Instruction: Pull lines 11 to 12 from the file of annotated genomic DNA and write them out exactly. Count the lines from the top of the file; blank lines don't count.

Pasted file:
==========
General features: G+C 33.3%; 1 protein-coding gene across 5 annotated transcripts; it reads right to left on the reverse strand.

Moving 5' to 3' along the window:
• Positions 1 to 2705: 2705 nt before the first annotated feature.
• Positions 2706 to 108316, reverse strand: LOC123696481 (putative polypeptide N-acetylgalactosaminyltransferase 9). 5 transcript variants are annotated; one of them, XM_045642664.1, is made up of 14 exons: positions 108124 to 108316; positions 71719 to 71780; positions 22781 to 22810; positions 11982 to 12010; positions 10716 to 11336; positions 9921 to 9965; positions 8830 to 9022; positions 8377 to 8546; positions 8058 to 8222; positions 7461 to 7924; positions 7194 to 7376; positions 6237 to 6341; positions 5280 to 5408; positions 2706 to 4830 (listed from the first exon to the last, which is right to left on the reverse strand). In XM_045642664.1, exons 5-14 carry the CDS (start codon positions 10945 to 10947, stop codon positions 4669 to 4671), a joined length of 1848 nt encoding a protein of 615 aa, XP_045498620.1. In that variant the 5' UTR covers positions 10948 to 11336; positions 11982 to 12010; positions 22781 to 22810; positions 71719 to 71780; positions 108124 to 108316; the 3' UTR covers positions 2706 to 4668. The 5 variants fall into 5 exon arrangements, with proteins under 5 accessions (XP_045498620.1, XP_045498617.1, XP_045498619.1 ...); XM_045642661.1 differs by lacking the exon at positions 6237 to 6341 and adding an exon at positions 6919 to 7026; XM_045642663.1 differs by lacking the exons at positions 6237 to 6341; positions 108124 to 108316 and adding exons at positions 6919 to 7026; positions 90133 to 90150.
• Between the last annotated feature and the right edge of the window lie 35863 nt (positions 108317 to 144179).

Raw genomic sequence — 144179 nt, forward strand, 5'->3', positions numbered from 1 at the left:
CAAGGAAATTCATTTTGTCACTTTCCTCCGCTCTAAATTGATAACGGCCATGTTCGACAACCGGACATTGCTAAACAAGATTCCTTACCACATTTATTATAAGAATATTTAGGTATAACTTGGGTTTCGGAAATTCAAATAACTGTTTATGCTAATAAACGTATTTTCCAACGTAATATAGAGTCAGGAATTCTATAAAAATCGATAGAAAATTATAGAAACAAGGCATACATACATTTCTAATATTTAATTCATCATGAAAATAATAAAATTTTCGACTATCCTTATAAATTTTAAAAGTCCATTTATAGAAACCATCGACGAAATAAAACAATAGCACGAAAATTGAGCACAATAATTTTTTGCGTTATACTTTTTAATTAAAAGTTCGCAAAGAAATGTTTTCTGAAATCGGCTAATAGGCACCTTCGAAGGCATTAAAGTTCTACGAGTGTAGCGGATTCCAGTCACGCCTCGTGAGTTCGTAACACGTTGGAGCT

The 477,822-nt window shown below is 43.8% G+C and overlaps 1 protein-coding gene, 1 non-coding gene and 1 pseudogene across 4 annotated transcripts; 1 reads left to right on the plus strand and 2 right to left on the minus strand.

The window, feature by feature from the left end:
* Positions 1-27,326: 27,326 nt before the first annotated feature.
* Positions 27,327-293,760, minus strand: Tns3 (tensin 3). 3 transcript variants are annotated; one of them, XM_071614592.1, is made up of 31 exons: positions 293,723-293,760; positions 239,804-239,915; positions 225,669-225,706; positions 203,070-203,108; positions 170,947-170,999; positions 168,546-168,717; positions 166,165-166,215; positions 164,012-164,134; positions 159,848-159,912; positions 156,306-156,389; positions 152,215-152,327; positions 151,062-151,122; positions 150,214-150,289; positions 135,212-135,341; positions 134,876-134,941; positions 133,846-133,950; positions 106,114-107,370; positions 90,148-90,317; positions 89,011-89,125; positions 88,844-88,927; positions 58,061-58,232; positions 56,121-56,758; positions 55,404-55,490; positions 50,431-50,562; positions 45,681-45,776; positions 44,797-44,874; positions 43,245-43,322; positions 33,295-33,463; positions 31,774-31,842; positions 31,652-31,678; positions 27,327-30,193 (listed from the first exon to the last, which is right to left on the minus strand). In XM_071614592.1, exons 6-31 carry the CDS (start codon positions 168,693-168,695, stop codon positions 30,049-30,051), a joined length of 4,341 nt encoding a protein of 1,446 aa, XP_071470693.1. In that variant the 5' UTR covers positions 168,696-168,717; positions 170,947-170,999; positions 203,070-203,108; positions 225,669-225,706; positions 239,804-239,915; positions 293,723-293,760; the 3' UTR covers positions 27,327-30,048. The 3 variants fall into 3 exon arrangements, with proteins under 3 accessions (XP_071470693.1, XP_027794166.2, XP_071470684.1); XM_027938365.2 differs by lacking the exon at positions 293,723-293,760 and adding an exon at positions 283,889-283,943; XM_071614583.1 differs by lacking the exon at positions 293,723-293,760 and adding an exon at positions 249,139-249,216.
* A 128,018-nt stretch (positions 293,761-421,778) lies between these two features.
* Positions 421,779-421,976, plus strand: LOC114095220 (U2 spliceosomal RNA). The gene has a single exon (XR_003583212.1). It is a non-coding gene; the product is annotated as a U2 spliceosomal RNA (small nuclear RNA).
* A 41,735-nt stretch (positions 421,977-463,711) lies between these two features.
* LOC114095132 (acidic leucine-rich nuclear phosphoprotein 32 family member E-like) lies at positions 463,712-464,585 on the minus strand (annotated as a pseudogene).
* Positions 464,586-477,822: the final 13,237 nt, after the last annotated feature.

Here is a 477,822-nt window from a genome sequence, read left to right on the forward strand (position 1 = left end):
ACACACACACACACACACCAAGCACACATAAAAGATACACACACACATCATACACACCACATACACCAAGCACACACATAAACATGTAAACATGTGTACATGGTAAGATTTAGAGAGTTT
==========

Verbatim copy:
* Positions 27,327-293,760, minus strand: Tns3 (tensin 3). 3 transcript variants are annotated; one of them, XM_071614592.1, is made up of 31 exons: positions 293,723-293,760; positions 239,804-239,915; positions 225,669-225,706; positions 203,070-203,108; positions 170,947-170,999; positions 168,546-168,717; positions 166,165-166,215; positions 164,012-164,134; positions 159,848-159,912; positions 156,306-156,389; positions 152,215-152,327; positions 151,062-151,122; positions 150,214-150,289; positions 135,212-135,341; positions 134,876-134,941; positions 133,846-133,950; positions 106,114-107,370; positions 90,148-90,317; positions 89,011-89,125; positions 88,844-88,927; positions 58,061-58,232; positions 56,121-56,758; positions 55,404-55,490; positions 50,431-50,562; positions 45,681-45,776; positions 44,797-44,874; positions 43,245-43,322; positions 33,295-33,463; positions 31,774-31,842; positions 31,652-31,678; positions 27,327-30,193 (listed from the first exon to the last, which is right to left on the minus strand). In XM_071614592.1, exons 6-31 carry the CDS (start codon positions 168,693-168,695, stop codon positions 30,049-30,051), a joined length of 4,341 nt encoding a protein of 1,446 aa, XP_071470693.1. In that variant the 5' UTR covers positions 168,696-168,717; positions 170,947-170,999; positions 203,070-203,108; positions 225,669-225,706; positions 239,804-239,915; positions 293,723-293,760; the 3' UTR covers positions 27,327-30,048. The 3 variants fall into 3 exon arrangements, with proteins under 3 accessions (XP_071470693.1, XP_027794166.2, XP_071470684.1); XM_027938365.2 differs by lacking the exon at positions 293,723-293,760 and adding an exon at positions 283,889-283,943; XM_071614583.1 differs by lacking the exon at positions 293,723-293,760 and adding an exon at positions 249,139-249,216.
* A 128,018-nt stretch (positions 293,761-421,778) lies between these two features.